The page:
,
      • Sanders B.
      • Lavery K.P.
      • Pennington S.
      • Warner J.J.P.
      Clinical success of biceps tenodesis with and without release of the transverse humeral ligament.
      ,
      • Becker D.A.
      • Cofield R.H.
      Tenodesis of the long head of the biceps brachii for chronic bicipital tendinitis. Long-term results.
      ,
      • Refior H.J.
      • Sowa D.
      Long tendon of the biceps brachii: sites of predilection for degenerative lesions.
      This region is both a vascular watershed area and prone to frictional attrition.
      • Refior H.J.
      • Sowa D.
      Long tendon of the biceps brachii: sites of predilection for degenerative lesions.
      ,
      • Cheng N.M.
      • Pan W.-R.
      • Vally F.
      • Le Roux C.M.
      • Richardson M.D.
      The arterial supply of the long head of biceps tendon: Anatomical study with implications for tendon rupture.
      Although the ideal location and technique of tenodesis remains controversial, proximal tenodesis may be a cause of increased rate of revision surgery.
      • Sanders B.
      • Lavery K.P.
      • Pennington S.
      • Warner J.J.P.
      Clinical success of biceps tenodesis with and without release of the transverse humeral ligament.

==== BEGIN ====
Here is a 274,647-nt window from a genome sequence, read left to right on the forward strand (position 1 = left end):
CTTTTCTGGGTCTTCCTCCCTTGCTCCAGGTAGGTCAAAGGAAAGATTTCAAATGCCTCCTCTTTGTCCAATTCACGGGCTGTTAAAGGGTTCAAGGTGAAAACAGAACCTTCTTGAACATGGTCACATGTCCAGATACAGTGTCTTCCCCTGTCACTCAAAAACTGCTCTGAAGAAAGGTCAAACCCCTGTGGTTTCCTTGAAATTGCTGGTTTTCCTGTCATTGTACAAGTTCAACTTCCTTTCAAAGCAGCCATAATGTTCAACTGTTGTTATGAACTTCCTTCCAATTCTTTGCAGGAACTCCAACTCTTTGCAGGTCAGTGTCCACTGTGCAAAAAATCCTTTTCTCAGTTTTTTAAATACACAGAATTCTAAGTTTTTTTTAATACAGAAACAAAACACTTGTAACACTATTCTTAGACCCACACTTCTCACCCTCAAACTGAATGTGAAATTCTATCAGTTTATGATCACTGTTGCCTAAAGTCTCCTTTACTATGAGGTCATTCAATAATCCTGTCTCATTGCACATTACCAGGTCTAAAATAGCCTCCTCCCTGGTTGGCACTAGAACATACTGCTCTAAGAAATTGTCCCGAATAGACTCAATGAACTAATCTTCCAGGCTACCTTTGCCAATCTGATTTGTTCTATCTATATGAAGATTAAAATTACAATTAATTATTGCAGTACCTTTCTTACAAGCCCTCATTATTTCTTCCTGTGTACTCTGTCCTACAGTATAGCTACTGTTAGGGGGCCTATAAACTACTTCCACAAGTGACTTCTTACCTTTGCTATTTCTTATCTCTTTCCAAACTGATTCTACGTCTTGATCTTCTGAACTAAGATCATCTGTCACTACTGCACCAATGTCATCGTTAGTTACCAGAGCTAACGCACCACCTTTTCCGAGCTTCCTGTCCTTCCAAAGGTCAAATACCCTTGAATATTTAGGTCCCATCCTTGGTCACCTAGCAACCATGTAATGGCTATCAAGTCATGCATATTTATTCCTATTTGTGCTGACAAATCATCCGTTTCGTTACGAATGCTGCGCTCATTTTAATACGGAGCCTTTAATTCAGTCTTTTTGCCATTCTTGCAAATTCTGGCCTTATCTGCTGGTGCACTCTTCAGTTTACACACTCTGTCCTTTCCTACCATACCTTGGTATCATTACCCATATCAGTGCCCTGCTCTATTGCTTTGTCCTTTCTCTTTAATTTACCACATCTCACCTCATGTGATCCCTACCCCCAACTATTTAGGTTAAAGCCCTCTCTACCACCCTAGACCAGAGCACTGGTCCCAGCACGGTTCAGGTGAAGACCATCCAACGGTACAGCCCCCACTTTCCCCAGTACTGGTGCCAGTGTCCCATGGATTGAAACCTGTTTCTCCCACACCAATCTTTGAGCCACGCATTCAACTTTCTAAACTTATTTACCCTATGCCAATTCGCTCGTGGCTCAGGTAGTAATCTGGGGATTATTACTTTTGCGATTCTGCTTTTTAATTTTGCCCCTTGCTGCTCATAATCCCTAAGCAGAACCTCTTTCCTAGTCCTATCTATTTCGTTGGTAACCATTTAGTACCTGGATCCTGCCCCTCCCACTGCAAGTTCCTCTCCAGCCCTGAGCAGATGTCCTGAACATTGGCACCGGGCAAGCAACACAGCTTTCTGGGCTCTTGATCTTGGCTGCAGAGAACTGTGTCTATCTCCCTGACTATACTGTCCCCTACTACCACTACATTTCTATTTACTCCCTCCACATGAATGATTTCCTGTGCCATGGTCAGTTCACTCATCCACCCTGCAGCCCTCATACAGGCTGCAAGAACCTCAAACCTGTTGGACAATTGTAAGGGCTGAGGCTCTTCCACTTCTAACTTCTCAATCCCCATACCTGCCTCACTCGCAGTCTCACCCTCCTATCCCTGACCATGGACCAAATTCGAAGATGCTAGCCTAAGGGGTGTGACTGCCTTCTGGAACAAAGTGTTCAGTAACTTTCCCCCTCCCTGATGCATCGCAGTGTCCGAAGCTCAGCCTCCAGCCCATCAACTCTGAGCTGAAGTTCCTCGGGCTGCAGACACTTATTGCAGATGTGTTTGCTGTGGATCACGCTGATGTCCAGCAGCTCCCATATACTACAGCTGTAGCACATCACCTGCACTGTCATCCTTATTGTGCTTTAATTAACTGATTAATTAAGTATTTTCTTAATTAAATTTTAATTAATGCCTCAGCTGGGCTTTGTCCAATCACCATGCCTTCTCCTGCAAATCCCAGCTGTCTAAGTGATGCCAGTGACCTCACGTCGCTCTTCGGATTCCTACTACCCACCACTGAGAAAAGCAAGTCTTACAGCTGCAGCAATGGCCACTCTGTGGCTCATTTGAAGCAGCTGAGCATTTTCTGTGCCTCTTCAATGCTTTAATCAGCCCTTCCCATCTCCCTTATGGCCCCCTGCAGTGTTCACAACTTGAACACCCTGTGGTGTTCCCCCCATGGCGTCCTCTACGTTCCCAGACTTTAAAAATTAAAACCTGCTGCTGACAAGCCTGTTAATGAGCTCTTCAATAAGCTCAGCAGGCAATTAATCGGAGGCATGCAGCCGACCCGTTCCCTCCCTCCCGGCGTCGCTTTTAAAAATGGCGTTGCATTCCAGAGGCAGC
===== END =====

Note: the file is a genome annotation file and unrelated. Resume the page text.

Alpantaki et al. identified a large neuronal network in the distal tendon zones and transverse humeral ligament, which may act as a pain generator following proximal tenodesis.
      • Alpantaki K.
      Sympathetic and sensory neural elements in the tendon of the long head of the biceps.
      In addition, Moon et al. reported that 80% of interstitial tendon tears propagated into the extra-articular zones and described these “hidden lesions” commonly extending to the distal aspects of Zone 2.
      • Moon S.C.
      • Cho N.S.
      • Rhee Y.G.
      Analysis of “hidden lesions” of the extra-articular biceps after subpectoral biceps tenodesis: The subpectoral portion as the optimal tenodesis site.
      For these reasons, we believe the ideal tenodesis location is at the distal extent of the bicipital groove.
      We also believe the ideal technique for proximal biceps tenodesis should be arthroscopic. Arthroscopic management reduces the risks of open treatment, including infection, blood loss, and nerve damage. Arthroscopic tenodesis can be performed in combination with other arthroscopic procedures, such as rotator cuff or labral repair. Additionally, the use of open tenodesis in an otherwise all-arthroscopic procedure would require additional surgical trays, disruptions to surgical workflow, and increases in surgical time for closure of the incision.
      • Mazzocca A.D.
      • Cote M.P.
      • Arciero C.L.
      • Romeo A.A.
      • Arciero R.A.
      Clinical outcomes after subpectoral biceps tenodesis with an interference screw.